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February 06, 2007

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Dennis Haarsager

It was a very good interview, and I liked the one with Todd as well.

I’ve been through these numbers with Stephen once or twice before and while I think they’re blessed with some optimism, they’re not hugely out of whack with an estimates for video that Mike Homer of Open Media Network commissioned about a year back and that the 2006 DDC “summer camp” at NPR explored were also compelling. Even if they’re off by an order of magnitude, we ought to just do it. Stephen is really the only person in our orbit who’s actually thought through these issues for his own company and done something productive about it. So he’s built a huge reservoir of credibility with me. The most insightful part of his contribution on this is that you don’t have to effectively give away programming at 2¢-4¢ per listener hour or viewer hour. Many people are willing to give you many orders of magnitude more for things that have particular value.

So here’s the “however” part.

The distribution of programming for which people are willing to pay premium subscription fees is not even across the hundreds of organizations within public radio. Therefore, the revenue these fees generate will be unevenly distributed. Unfortunately, the system’s financial needs are much more evenly (or at least proportionately) distributed. And what I think of as the most urgent threat public radio and television faces – the mediocratization of collectively-funded programming through the diminution of station resources – will come from this wider contraction of discretionary resources.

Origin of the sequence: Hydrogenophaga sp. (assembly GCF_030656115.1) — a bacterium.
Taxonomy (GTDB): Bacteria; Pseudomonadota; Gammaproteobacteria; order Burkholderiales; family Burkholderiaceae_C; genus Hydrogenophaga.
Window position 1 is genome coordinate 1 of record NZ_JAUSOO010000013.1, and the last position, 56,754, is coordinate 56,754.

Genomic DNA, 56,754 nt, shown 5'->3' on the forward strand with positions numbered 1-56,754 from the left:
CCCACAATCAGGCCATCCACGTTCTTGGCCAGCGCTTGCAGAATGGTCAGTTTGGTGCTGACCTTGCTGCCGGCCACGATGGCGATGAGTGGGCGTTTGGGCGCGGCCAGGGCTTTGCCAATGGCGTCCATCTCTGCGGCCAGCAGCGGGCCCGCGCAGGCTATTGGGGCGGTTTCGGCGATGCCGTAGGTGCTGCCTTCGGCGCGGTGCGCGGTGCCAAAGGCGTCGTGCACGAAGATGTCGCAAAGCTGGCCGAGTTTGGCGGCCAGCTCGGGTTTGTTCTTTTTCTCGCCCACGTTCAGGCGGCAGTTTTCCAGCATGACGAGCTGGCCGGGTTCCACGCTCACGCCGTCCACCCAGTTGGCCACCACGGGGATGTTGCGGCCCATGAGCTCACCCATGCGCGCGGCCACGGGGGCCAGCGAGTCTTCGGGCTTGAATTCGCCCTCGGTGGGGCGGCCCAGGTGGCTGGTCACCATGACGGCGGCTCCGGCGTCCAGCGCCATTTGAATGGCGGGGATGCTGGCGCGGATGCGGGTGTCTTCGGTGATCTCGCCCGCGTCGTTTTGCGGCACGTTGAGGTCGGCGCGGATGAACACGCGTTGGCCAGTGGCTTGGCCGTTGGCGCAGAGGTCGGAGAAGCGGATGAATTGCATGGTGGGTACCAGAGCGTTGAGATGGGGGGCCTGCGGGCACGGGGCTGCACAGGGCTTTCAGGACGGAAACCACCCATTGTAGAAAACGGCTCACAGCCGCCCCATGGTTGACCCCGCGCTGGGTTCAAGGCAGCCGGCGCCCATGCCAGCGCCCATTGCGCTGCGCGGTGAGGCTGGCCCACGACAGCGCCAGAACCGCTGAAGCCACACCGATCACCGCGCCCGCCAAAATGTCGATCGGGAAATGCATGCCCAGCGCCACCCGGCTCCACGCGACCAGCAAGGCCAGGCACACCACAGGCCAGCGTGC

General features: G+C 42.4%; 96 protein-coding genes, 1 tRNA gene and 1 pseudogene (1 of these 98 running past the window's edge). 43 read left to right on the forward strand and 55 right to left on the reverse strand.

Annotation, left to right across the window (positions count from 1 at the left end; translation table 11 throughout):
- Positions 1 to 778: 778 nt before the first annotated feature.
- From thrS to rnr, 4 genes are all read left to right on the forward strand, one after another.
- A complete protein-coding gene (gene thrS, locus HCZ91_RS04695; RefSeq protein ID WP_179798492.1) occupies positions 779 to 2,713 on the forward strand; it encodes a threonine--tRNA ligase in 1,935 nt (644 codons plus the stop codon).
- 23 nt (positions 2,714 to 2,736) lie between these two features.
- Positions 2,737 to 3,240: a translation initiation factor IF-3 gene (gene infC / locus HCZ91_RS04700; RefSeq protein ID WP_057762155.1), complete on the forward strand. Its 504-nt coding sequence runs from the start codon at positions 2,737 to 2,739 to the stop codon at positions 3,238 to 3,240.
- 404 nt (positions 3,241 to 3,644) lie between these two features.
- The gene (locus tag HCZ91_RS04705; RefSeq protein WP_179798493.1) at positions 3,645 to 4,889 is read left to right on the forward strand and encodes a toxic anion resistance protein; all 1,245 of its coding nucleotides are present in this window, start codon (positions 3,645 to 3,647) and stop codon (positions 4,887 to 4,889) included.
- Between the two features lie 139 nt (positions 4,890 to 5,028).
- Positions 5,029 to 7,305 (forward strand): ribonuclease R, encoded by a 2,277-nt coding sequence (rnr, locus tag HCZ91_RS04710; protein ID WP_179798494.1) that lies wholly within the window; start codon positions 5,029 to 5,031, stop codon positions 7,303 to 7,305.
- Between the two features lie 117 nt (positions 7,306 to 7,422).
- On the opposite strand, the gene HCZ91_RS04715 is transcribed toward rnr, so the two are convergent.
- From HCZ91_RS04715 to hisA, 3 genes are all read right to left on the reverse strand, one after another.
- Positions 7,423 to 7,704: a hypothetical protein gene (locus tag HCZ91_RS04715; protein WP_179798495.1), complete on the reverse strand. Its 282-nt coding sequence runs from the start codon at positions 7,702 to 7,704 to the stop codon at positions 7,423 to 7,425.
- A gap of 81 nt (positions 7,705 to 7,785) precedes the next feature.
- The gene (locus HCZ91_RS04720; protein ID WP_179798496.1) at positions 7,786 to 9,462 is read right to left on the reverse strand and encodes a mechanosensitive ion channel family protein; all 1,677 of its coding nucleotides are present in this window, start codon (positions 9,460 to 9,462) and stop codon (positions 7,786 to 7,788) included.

We must as an industry stop thinking within radio and television silos. It’s a distinction that is important to us, but is totally unimportant to our listeners and viewers in an on-demand world. But NPR isn’t charted to worry about television, PBS isn’t chartered to worry about radio, and decades of bad blood (mostly television hosing radio) makes it difficult to build a unified future. We need to get over it and we may need a new institution to do it.

And perhaps most importantly, even if Stephen’s estimate of an increase of a third in total system (that is, public radio system) revenues is achievable, that is not the Unified Field Theory that we need to ensure public broadcasting’s mission survives the disruptions now underway. I like what Todd, for example, has to say about mission: “I fell in love with an idea. The idea is that public radio could become a vital force for the renewal of society and of democracy in America.” That’s the “remit” that the Brits have but we don’t. If it never made us a dime, over time new media are, I think, a much more powerful force for achieving Todd’s “remit” than are our older scarcity-driven media. But (to the point of my recent “My brother thinks he’s a chicken” post) we are already not driven by listener- and viewer-supported revenue, we just act as though we are because someone (NPR, PBS, PRI, APM) needs the eggs. Those majority non-member funds come from tax-based, foundation and corporate sources that want to do some variation of Todd’s idea – and if we want to keep what we have and grow it, we need to go beyond subscriptions in rethinking our economic model.

Thanks for pulling these together. --Dennis

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